Indigenous-Settler Collections and Relations: A Learning Series at Victoria University

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About the Series

In a spirit of reconciliation and learning, Victoria University Library presents a series of events and conversations. Participants will engage with nineteenth-century archival documents and rare books associated with Indigenous communities and Indigenous-settler relations in Canada and at Victoria University. 

Additional readings and other resources on the topics explored in the series can be accessed via Quercus.

Nehiyaw (Cree) Syllabics & Decolonizing Archives

Description

Join us in a conversation about the Nehiyaw Syllabics housed at Victoria University Library. We aim to use itas a case study related to the broader topic of decolonizing settler archives. 

The syllabics are a Nehiyaw (Cree) language system of writing that uses symbols to represent syllables. We will discuss Nehiyaw early and original accounts of how the syllabary was given to the community as a sacred gift. In addition, we will also discuss accounts that credit James Evans with developing the syllabary. The James Evans fonds at Victoria University Library currently houses syllabics and copies of a printed Nehiyaw syllabic hymn book.

Our panel includes Carmen Miedema and Walter Strong. Their biographies are provided below.

To provide background information and allow for an informed conversation, you may wish to review the following sources prior to the event:

Carmen Miedema is a Nehiyaw woman and mother of four from the Peepeekisis Cree Nation in Southern Saskatchewan. Carmen worked as a Digital Archive Assistant at the NCTR where she concentrated predominantly on the care of the Centre’s material object collections. Carmen holds a B.A. (Hons) in History and Anthropology from Brandon University; a M.A. in Archival Studies from the University of Manitoba, and is in the third year of her Ph.D. program through the Native Studies department at the University of Manitoba. Her master’s thesis looked at the need for settler archives to build relationships with Indigenous communities, and how relationships have the potential to benefit not only the archives but more importantly, the communities.

Walter Strong is an assignment producer for CBC North in Yellowknife. He was born in Sault Ste. Marie, Ont., but now calls the Northwest Territories home. Before becoming a producer he was a general assignment reporter privileged to report stories from the lands of the northern Dene, Inuit and Inuvialuit.

Date & Time 

Online event: Friday, 29 April, 2:30 pm–4:00pm EST.

Registration 

Registration requiredFirst 10 registrants who attend will receive free coffee cards.

On the Development of Schools in the 19th Century and the Mississaugas of the Credit First Nation

Description

This event has two parts, an asynchronous learning activity and a live event. Both are related to the aspects of the history of the Mississaugas of the Credit First Nation.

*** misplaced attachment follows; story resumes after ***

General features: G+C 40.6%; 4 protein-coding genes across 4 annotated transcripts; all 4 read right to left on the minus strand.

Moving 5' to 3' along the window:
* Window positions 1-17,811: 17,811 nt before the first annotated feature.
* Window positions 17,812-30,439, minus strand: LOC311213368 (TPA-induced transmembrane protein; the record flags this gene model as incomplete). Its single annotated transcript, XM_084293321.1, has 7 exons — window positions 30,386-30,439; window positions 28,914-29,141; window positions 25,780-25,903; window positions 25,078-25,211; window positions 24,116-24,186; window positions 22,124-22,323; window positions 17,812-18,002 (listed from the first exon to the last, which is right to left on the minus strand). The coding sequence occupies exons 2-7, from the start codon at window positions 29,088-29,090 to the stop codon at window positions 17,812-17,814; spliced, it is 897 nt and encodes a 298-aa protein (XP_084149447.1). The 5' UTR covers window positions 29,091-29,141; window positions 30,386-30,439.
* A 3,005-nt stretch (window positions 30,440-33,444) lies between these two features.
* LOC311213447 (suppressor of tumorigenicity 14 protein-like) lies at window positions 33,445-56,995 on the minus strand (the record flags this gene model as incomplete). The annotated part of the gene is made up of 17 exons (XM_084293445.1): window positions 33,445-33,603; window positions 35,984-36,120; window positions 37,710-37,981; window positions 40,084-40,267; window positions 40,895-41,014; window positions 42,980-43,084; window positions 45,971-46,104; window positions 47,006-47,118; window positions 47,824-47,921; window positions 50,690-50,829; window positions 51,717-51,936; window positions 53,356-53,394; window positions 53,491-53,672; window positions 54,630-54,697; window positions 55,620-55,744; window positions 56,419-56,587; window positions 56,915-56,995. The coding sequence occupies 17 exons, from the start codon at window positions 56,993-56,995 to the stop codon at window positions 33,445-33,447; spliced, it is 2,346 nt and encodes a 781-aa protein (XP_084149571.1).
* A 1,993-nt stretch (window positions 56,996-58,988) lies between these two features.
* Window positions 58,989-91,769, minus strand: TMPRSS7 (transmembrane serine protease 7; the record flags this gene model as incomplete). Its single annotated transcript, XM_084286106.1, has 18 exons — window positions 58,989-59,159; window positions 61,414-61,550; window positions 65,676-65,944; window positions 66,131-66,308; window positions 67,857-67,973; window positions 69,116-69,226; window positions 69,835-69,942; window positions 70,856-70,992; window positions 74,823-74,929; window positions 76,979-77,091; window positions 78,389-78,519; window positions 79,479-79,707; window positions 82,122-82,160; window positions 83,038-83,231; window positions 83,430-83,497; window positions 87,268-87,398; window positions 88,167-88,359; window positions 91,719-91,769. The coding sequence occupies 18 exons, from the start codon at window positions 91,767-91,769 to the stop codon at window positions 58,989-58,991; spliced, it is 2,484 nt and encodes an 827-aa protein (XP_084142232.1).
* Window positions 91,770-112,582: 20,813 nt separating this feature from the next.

Asynchronous Activity (ongoing until April 29, 2022):

View the digitized 1844 petition requesting formal education for members of the Mississaugas of the Credit First Nation and share your thoughts about this important historical artefact.
Access this learning module anytime by self-enrolling into this Quercus course: uoft.me/PetitionSchools
Participants in the online discussion in Quercus will be entered into a draw for a thank you prize, a gift box from Raven Reads.

(Past) Online Event:

A discussion with Margaret Sault, Director of Lands, Membership and Research for the Mississauga of the Credit First Nation. Learn about some of this history and current activities of the Mississaugas of the Credit First Nation from this esteemed MCFN Band Member.

Date & Time

Live event: Thursday, 31 March, 1:15 pm–2:15 pm EST.
Part of the Campus (Re)Conciliations Conference.

Victoria University & the Student Missionary Movement

Description

The Methodist Church in Canada directly supported its missionary activities in Indigenous communities in the nineteenth and the twentieth centuries through its extensive publishing program. Indigenous preachers, teachers, and translators, as well as Victoria University students and alumni, authored books, journal articles, and reports that were distributed by William Briggs and other publishing bodies of the Church. These publications included manuals and advice books on how to conduct missionary work, which were used in the training of aspiring young missionaries.

There is an extensive print culture associated with the missionary activities of the Church, providing important historical evidence of the agenda to convert Indigenous People to Christianity in order to advance assimilation.

Join us for an informative session on the print culture associated with Indigenous-settler relations presented by Agatha Barc (Reader Services and Instruction Librarian) and facilitated by Jonathan Hamilton-Diabo (Assistant Professor of Theology, June Callwood Professor of Social Justice, and Special Advisor to the President, Indigenous Initiatives).

(Past) Online Event:

Online event: Tuesday, 26 April, 2:30 pm–4:00 pm EST.

Last updated: April 28, 2022